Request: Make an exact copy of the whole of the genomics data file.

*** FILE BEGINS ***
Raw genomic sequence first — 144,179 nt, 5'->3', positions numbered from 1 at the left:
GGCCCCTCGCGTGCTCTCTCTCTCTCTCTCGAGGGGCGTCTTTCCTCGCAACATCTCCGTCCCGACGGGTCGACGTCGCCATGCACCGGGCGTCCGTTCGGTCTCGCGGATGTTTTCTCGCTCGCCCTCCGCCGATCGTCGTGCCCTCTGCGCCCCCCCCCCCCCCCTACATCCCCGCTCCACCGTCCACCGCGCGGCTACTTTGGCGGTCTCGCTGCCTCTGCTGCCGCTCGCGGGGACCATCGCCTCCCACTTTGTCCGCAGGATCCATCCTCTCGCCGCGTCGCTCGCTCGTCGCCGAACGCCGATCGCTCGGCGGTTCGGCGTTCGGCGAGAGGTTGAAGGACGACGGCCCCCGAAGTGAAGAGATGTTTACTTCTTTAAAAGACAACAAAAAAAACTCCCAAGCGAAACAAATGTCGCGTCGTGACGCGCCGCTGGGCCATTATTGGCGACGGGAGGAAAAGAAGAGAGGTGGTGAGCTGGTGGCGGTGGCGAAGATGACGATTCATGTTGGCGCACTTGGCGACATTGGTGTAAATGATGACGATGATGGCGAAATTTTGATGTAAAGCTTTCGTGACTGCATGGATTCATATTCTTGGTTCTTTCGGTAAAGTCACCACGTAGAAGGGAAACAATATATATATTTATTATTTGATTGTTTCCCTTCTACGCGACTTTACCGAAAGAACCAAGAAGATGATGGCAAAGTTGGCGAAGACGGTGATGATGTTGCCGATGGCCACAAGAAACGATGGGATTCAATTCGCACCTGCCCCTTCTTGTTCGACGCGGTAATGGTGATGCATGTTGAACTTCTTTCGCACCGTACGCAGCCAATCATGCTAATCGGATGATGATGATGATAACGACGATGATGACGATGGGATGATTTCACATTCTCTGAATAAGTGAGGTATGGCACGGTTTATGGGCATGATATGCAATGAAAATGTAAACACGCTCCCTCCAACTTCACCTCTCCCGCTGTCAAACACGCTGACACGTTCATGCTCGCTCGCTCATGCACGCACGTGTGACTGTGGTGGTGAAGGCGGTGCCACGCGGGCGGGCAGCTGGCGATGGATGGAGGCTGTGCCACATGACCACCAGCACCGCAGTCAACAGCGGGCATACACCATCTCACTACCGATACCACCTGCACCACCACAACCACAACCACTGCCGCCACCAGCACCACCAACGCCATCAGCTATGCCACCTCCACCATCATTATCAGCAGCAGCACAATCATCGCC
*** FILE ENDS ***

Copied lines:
Raw genomic sequence first — 144,179 nt, 5'->3', positions numbered from 1 at the left:
GGCCCCTCGCGTGCTCTCTCTCTCTCTCTCGAGGGGCGTCTTTCCTCGCAACATCTCCGTCCCGACGGGTCGACGTCGCCATGCACCGGGCGTCCGTTCGGTCTCGCGGATGTTTTCTCGCTCGCCCTCCGCCGATCGTCGTGCCCTCTGCGCCCCCCCCCCCCCCCTACATCCCCGCTCCACCGTCCACCGCGCGGCTACTTTGGCGGTCTCGCTGCCTCTGCTGCCGCTCGCGGGGACCATCGCCTCCCACTTTGTCCGCAGGATCCATCCTCTCGCCGCGTCGCTCGCTCGTCGCCGAACGCCGATCGCTCGGCGGTTCGGCGTTCGGCGAGAGGTTGAAGGACGACGGCCCCCGAAGTGAAGAGATGTTTACTTCTTTAAAAGACAACAAAAAAAACTCCCAAGCGAAACAAATGTCGCGTCGTGACGCGCCGCTGGGCCATTATTGGCGACGGGAGGAAAAGAAGAGAGGTGGTGAGCTGGTGGCGGTGGCGAAGATGACGATTCATGTTGGCGCACTTGGCGACATTGGTGTAAATGATGACGATGATGGCGAAATTTTGATGTAAAGCTTTCGTGACTGCATGGATTCATATTCTTGGTTCTTTCGGTAAAGTCACCACGTAGAAGGGAAACAATATATATATTTATTATTTGATTGTTTCCCTTCTACGCGACTTTACCGAAAGAACCAAGAAGATGATGGCAAAGTTGGCGAAGACGGTGATGATGTTGCCGATGGCCACAAGAAACGATGGGATTCAATTCGCACCTGCCCCTTCTTGTTCGACGCGGTAATGGTGATGCATGTTGAACTTCTTTCGCACCGTACGCAGCCAATCATGCTAATCGGATGATGATGATGATAACGACGATGATGACGATGGGATGATTTCACATTCTCTGAATAAGTGAGGTATGGCACGGTTTATGGGCATGATATGCAATGAAAATGTAAACACGCTCCCTCCAACTTCACCTCTCCCGCTGTCAAACACGCTGACACGTTCATGCTCGCTCGCTCATGCACGCACGTGTGACTGTGGTGGTGAAGGCGGTGCCACGCGGGCGGGCAGCTGGCGATGGATGGAGGCTGTGCCACATGACCACCAGCACCGCAGTCAACAGCGGGCATACACCATCTCACTACCGATACCACCTGCACCACCACAACCACAACCACTGCCGCCACCAGCACCACCAACGCCATCAGCTATGCCACCTCCACCATCATTATCAGCAGCAGCACAATCATCGCC